There are real signs of growth in local spot in many markets. And, ironically, the growth is coming not despite the tough economy, but because of it. Among the categories that are catering to penny-pinchers are many that are turning to TV as they flee from yellow pages such as legal, health care, home improvement, used cars, banks and furniture.
A couple of weeks ago, I started getting curious about what advertising categories are showing some vibrancy in local spot. Sure, the auto sector is a disaster, but I figured there must be some interesting signs of life out there in the universe. Seemed like a reasonable undertaking, given that I’ve written about the up-and-down vagaries of sectors in national spot for TVNewsCheck.
Then I ran into someone who put it to me straight: Don’t try to draw broad conclusions with local spot. The relative strength of categories “varies so much market to market,” said the source, who oversees ad sales at a large TV station group.
Greg Bilte, general sales manager at KTVU San Francisco, concurs: “It depends on the sales teams in individual markets and how aggressive they are.”
My source explains that if one station gets traction with one type of business, it’s not uncommon for other stations in the same market to follow suit. And there are so many potential businesses to target.
As Nexstar CEO Perry Sook told me, “Even in the smallest TV markets, there are 10,000 businesses registered with the chamber of commerce.”
With so many bushes being beaten, it is hard to get a handle on what’s working and what’s not.
But I get the sense that legal, health care, home improvement, used cars, banks and furniture are all showing some buoyancy in certain markets. And, ironically, the growth is coming not despite the tough economy, but because of it.
It’s easy to see that attorneys are seeking to capitalize on disputes arising from financial difficulties, but there’s another huge reason why they’re turning to TV in greater number: a general exodus from advertising in yellow pages.
That’s according to Adam Armbruster, a partner in Eckstein, Summers, Armbruster, an advertising sales consultancy that works with TV stations across the country. The “mass migration” will take about four years, and we’re about a year into it, he says.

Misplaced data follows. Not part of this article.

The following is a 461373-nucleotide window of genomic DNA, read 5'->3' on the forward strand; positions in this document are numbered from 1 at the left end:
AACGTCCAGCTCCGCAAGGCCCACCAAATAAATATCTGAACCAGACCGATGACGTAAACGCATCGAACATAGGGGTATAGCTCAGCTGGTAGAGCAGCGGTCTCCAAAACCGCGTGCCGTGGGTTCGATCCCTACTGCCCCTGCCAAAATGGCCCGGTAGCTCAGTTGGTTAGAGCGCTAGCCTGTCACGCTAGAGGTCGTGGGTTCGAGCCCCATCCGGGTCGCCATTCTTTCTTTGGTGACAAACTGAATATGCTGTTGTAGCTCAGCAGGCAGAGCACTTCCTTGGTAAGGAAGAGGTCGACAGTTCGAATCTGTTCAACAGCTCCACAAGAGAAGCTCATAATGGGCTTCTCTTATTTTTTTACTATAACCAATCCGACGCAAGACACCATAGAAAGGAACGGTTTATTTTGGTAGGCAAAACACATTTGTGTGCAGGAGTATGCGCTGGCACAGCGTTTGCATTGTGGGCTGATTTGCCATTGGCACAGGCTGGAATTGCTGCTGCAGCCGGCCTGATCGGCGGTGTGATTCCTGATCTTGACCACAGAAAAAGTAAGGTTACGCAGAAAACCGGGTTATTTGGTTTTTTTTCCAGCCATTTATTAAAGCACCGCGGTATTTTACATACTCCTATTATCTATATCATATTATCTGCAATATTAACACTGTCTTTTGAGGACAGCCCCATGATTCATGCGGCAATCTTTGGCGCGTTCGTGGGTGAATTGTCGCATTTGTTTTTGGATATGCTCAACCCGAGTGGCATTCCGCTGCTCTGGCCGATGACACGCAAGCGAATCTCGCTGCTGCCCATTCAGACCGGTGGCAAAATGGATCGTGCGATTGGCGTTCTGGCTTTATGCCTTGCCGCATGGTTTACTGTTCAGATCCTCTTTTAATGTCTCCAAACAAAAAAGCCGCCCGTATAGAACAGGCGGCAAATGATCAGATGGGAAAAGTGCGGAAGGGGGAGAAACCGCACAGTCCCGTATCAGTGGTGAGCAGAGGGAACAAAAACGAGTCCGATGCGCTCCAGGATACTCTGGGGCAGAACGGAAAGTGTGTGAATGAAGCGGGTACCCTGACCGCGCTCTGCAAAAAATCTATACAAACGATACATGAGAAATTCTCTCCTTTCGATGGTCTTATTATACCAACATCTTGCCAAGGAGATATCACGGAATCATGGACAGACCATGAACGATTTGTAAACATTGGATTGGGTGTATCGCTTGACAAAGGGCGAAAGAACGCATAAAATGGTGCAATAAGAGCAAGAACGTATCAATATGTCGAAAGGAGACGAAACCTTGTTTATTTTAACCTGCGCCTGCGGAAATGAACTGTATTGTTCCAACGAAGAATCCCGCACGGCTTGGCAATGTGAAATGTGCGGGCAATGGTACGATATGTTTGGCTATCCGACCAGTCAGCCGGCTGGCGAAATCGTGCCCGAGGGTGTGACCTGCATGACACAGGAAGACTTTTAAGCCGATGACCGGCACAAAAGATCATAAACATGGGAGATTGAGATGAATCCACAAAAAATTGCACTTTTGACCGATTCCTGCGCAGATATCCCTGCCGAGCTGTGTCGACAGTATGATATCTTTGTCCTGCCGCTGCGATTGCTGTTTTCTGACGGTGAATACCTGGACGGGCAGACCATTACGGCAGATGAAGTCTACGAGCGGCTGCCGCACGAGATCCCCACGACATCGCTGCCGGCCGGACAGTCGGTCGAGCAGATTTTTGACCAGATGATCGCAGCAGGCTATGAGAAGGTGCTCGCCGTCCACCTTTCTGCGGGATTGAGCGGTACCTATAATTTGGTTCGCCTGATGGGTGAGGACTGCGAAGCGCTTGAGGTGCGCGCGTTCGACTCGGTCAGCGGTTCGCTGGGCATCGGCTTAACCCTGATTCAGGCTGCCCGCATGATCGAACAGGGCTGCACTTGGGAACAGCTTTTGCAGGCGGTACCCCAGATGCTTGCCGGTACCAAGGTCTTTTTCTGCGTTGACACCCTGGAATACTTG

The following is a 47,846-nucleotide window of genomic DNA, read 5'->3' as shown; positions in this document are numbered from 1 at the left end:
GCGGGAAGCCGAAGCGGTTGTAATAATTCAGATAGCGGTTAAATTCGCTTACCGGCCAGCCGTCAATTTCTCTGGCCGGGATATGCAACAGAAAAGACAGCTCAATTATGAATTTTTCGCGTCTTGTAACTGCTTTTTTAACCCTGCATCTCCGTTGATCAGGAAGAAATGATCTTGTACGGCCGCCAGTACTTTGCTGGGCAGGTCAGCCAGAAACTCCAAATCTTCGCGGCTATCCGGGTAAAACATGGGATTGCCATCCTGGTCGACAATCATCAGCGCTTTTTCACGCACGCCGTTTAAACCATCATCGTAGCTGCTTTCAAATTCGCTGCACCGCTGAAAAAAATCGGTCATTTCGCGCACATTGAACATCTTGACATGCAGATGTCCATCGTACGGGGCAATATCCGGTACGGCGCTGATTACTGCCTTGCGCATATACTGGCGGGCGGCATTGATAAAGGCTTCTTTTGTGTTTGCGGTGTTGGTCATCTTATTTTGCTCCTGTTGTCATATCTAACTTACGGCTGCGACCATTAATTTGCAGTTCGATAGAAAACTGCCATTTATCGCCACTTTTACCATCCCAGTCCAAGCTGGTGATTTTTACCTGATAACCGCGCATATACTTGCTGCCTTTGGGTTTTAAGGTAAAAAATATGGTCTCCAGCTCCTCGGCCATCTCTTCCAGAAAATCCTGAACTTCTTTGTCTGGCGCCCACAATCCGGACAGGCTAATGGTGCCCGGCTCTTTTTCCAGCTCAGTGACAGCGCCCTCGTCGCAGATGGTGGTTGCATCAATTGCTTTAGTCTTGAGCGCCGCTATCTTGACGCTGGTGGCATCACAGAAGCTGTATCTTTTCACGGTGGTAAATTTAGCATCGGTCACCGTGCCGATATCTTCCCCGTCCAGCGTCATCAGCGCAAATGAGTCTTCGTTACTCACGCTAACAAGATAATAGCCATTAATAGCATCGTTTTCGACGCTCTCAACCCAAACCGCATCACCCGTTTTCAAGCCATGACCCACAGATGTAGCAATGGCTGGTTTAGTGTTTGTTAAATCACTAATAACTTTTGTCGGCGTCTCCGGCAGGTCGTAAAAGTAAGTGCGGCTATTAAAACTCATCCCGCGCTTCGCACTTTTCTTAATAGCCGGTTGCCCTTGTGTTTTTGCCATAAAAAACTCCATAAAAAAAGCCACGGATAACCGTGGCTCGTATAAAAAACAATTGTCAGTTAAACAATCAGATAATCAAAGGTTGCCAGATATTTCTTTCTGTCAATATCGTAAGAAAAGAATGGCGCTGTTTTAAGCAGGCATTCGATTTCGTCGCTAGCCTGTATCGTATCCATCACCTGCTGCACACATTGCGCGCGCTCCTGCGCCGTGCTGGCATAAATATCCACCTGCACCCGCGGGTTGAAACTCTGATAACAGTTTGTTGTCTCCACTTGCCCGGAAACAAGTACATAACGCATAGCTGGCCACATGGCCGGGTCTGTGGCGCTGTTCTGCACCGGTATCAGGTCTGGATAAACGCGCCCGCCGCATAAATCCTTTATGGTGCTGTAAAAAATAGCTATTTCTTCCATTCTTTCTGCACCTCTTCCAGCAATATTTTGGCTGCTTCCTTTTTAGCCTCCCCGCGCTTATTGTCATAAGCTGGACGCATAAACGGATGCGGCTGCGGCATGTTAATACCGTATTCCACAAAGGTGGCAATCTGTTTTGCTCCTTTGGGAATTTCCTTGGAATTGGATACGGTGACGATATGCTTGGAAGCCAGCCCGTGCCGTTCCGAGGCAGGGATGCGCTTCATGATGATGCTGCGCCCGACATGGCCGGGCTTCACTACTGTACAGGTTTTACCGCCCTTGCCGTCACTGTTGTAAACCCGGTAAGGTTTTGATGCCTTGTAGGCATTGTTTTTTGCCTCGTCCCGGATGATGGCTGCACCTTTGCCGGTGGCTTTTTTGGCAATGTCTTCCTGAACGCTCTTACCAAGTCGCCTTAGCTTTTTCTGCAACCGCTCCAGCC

Armbruster also reports that in some markets, new car sales are down, but used-car sales are solid. “While high-end furniture is down 20 to 30 percent, promotional and warehouse furniture stores are experiencing growth,” he says. “And while home building is down dramatically, home remodeling is up.”
He also notes that local banks and credit unions are increasing their TV exposure in some markets, at the same time national banks are reducing their presence.
Similar shifts can be seen in the health care category at WRDQ Orlando, Fla., according to its local sales manager, Charlie Sternberg. “We’ve always had hospitals with big branding campaigns,” he says. But walk-in clinics “have really popped for us.”
With unemployment hovering around 10 percent, Sternberg hypothesizes that the clinics are aiming at people who don’t have insurance and need low-cost medical help.
Craig Smith, executive vice president of distribution and ad sales at the local online platform WorldNow, notes that one recent package of health care advertising garnered about $400,000 for a small-market station client, and another drew in some $1 million for a mid-size market station.
Unfortunately, sources tell me that in the process of luring advertisers that cater to penny-pinchers, some stations are lowering their own rates “dramatically.”
But as Bilte and Armbruster point out, educating new customers about TV’s great efficiencies is the best way to counteract that particular epidemic.
Spot Check is a bi-weekly column about TV station sales by Janet Stilson, a writer who specializes in the media business. If you have comments or ideas for future columns, contact her at 212-694-0126 or [email protected].